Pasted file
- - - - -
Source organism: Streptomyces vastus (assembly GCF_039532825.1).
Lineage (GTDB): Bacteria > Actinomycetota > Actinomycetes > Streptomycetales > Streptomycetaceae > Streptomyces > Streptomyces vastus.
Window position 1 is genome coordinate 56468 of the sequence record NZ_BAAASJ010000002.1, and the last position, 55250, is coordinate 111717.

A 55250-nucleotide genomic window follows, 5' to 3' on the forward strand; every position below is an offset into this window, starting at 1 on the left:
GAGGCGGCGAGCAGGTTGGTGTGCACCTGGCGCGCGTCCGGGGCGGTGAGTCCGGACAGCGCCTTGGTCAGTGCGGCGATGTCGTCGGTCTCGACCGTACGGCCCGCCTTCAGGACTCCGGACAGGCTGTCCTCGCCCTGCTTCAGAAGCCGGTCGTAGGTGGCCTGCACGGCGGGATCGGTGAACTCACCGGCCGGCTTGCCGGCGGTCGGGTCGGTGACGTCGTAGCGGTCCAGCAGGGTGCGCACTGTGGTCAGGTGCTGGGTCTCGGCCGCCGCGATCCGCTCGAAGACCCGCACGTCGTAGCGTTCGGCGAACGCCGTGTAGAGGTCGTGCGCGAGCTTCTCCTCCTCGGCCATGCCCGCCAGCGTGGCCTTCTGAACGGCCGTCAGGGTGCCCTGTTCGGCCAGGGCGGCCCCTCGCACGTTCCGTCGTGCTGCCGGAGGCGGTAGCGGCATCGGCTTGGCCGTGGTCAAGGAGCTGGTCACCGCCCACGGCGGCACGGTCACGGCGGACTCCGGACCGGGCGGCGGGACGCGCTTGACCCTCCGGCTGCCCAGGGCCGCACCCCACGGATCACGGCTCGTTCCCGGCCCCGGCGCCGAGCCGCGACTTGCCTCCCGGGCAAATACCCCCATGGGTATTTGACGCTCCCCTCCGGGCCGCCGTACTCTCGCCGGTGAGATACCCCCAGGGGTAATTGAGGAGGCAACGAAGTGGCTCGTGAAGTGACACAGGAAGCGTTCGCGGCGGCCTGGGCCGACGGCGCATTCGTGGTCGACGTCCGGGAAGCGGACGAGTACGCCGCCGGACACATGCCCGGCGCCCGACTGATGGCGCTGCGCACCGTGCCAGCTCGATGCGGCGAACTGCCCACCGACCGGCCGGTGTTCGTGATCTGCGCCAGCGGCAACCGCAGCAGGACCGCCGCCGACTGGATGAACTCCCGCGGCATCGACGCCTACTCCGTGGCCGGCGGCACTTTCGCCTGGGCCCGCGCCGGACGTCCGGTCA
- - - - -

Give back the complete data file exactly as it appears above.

Source organism: Streptomyces vastus (assembly GCF_039532825.1).
Lineage (GTDB): Bacteria > Actinomycetota > Actinomycetes > Streptomycetales > Streptomycetaceae > Streptomyces > Streptomyces vastus.
Window position 1 is genome coordinate 56468 of the sequence record NZ_BAAASJ010000002.1, and the last position, 55250, is coordinate 111717.

A 55250-nucleotide genomic window follows, 5' to 3' on the forward strand; every position below is an offset into this window, starting at 1 on the left:
GAGGCGGCGAGCAGGTTGGTGTGCACCTGGCGCGCGTCCGGGGCGGTGAGTCCGGACAGCGCCTTGGTCAGTGCGGCGATGTCGTCGGTCTCGACCGTACGGCCCGCCTTCAGGACTCCGGACAGGCTGTCCTCGCCCTGCTTCAGAAGCCGGTCGTAGGTGGCCTGCACGGCGGGATCGGTGAACTCACCGGCCGGCTTGCCGGCGGTCGGGTCGGTGACGTCGTAGCGGTCCAGCAGGGTGCGCACTGTGGTCAGGTGCTGGGTCTCGGCCGCCGCGATCCGCTCGAAGACCCGCACGTCGTAGCGTTCGGCGAACGCCGTGTAGAGGTCGTGCGCGAGCTTCTCCTCCTCGGCCATGCCCGCCAGCGTGGCCTTCTGAACGGCCGTCAGGGTGCCCTGTTCGGCCAGGGCGGCCCCTCGCACGTTCCGTCGTGCTGCCGGAGGCGGTAGCGGCATCGGCTTGGCCGTGGTCAAGGAGCTGGTCACCGCCCACGGCGGCACGGTCACGGCGGACTCCGGACCGGGCGGCGGGACGCGCTTGACCCTCCGGCTGCCCAGGGCCGCACCCCACGGATCACGGCTCGTTCCCGGCCCCGGCGCCGAGCCGCGACTTGCCTCCCGGGCAAATACCCCCATGGGTATTTGACGCTCCCCTCCGGGCCGCCGTACTCTCGCCGGTGAGATACCCCCAGGGGTAATTGAGGAGGCAACGAAGTGGCTCGTGAAGTGACACAGGAAGCGTTCGCGGCGGCCTGGGCCGACGGCGCATTCGTGGTCGACGTCCGGGAAGCGGACGAGTACGCCGCCGGACACATGCCCGGCGCCCGACTGATGGCGCTGCGCACCGTGCCAGCTCGATGCGGCGAACTGCCCACCGACCGGCCGGTGTTCGTGATCTGCGCCAGCGGCAACCGCAGCAGGACCGCCGCCGACTGGATGAACTCCCGCGGCATCGACGCCTACTCCGTGGCCGGCGGCACTTTCGCCTGGGCCCGCGCCGGACGTCCGGTCA